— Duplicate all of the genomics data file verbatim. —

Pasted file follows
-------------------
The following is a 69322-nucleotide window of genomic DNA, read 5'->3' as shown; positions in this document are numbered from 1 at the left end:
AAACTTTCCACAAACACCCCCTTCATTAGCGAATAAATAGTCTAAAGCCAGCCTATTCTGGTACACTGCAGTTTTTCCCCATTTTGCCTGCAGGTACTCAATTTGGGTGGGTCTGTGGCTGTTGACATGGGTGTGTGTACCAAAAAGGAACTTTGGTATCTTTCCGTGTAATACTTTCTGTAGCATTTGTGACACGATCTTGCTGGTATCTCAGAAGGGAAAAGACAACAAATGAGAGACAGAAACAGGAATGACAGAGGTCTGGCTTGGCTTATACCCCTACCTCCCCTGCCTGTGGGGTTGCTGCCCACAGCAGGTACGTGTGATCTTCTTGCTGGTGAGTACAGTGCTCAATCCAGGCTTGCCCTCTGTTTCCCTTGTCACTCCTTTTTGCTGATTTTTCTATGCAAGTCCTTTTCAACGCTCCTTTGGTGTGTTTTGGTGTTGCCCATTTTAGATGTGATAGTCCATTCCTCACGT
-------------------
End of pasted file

The following is a 69322-nucleotide window of genomic DNA, read 5'->3' as shown; positions in this document are numbered from 1 at the left end:
AAACTTTCCACAAACACCCCCTTCATTAGCGAATAAATAGTCTAAAGCCAGCCTATTCTGGTACACTGCAGTTTTTCCCCATTTTGCCTGCAGGTACTCAATTTGGGTGGGTCTGTGGCTGTTGACATGGGTGTGTGTACCAAAAAGGAACTTTGGTATCTTTCCGTGTAATACTTTCTGTAGCATTTGTGACACGATCTTGCTGGTATCTCAGAAGGGAAAAGACAACAAATGAGAGACAGAAACAGGAATGACAGAGGTCTGGCTTGGCTTATACCCCTACCTCCCCTGCCTGTGGGGTTGCTGCCCACAGCAGGTACGTGTGATCTTCTTGCTGGTGAGTACAGTGCTCAATCCAGGCTTGCCCTCTGTTTCCCTTGTCACTCCTTTTTGCTGATTTTTCTATGCAAGTCCTTTTCAACGCTCCTTTGGTGTGTTTTGGTGTTGCCCATTTTAGATGTGATAGTCCATTCCTCACGT